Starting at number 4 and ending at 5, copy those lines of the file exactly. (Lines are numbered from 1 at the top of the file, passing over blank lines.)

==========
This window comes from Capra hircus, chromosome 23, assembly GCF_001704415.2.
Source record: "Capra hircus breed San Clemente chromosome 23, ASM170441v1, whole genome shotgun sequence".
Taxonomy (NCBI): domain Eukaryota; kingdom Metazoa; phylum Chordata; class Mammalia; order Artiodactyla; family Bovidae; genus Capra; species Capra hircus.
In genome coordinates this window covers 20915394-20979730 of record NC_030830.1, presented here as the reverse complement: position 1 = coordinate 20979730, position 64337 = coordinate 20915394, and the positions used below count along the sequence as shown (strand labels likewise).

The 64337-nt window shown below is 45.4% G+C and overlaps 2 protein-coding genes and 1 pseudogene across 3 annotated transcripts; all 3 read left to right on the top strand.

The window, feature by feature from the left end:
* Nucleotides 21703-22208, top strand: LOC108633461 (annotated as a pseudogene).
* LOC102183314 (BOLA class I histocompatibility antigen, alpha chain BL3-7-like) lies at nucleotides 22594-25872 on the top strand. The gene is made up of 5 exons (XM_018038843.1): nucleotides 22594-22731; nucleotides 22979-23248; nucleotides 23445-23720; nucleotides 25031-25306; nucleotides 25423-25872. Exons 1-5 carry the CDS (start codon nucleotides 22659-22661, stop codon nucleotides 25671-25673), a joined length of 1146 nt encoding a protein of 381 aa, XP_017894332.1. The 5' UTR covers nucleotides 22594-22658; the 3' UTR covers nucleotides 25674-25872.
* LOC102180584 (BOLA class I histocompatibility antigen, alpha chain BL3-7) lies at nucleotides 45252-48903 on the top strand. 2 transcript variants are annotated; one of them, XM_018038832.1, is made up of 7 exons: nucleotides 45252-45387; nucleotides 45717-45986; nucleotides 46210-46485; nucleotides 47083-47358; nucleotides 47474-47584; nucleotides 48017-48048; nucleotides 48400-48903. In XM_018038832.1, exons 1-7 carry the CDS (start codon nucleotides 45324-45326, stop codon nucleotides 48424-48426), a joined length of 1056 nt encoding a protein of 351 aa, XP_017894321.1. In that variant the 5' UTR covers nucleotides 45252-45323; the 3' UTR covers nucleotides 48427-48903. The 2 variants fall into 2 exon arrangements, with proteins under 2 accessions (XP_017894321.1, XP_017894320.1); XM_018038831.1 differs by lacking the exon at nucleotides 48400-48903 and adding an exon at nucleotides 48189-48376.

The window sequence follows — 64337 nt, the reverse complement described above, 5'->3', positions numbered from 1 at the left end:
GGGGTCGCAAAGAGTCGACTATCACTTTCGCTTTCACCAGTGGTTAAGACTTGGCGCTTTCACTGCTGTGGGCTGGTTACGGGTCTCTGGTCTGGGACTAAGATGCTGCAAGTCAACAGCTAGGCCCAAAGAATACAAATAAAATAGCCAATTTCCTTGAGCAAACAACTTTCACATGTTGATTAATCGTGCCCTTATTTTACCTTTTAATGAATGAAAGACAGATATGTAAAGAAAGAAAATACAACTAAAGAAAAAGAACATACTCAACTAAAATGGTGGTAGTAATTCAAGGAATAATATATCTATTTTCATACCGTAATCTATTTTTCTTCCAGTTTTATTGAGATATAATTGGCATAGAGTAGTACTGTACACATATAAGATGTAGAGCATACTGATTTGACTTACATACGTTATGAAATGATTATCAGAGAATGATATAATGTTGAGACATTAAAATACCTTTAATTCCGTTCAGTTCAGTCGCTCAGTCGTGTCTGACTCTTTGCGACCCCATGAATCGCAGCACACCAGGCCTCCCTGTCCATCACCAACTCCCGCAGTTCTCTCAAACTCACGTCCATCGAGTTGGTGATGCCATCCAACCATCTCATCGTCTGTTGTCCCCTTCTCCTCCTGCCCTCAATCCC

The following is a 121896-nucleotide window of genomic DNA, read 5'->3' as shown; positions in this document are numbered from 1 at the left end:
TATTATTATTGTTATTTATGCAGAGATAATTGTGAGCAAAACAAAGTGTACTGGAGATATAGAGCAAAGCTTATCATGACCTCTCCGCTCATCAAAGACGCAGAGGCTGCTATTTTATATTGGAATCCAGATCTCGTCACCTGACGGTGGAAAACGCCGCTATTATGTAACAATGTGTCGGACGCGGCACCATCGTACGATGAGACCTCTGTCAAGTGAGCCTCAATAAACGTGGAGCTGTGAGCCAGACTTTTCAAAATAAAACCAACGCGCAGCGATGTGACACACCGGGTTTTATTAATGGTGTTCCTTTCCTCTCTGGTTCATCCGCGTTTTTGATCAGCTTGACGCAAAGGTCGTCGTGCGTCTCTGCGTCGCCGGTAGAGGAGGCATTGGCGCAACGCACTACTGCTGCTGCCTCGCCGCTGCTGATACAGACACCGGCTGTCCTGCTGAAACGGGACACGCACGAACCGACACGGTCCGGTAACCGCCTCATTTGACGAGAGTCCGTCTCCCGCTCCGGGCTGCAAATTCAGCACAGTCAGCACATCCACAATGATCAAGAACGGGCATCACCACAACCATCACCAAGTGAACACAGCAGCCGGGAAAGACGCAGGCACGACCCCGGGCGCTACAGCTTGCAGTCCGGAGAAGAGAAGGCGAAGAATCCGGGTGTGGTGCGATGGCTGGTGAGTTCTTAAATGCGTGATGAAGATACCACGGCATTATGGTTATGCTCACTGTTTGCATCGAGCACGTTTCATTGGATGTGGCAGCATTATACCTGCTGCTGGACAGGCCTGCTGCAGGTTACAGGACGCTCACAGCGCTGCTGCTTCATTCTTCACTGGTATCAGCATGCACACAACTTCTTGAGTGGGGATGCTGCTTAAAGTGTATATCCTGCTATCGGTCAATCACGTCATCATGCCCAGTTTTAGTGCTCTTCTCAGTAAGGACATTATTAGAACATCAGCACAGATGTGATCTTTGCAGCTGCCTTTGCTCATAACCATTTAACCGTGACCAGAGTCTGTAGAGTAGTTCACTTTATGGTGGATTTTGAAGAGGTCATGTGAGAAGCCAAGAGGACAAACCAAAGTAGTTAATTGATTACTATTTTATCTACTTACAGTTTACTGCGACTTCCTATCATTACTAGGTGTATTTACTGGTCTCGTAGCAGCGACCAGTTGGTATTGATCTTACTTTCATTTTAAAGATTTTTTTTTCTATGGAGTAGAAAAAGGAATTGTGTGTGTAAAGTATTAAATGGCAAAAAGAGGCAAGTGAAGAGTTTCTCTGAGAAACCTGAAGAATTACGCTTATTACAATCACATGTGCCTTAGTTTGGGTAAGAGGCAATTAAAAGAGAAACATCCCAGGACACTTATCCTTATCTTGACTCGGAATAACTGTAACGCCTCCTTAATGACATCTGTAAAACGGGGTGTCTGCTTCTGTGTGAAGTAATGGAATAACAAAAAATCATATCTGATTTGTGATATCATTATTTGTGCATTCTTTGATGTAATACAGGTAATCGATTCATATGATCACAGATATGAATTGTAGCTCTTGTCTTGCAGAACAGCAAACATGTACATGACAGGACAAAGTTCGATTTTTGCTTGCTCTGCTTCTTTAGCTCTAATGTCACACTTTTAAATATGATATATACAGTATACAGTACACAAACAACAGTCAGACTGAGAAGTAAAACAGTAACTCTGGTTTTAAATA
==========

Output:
In genome coordinates this window covers 20915394-20979730 of record NC_030830.1, presented here as the reverse complement: position 1 = coordinate 20979730, position 64337 = coordinate 20915394, and the positions used below count along the sequence as shown (strand labels likewise).

The 64337-nt window shown below is 45.4% G+C and overlaps 2 protein-coding genes and 1 pseudogene across 3 annotated transcripts; all 3 read left to right on the top strand.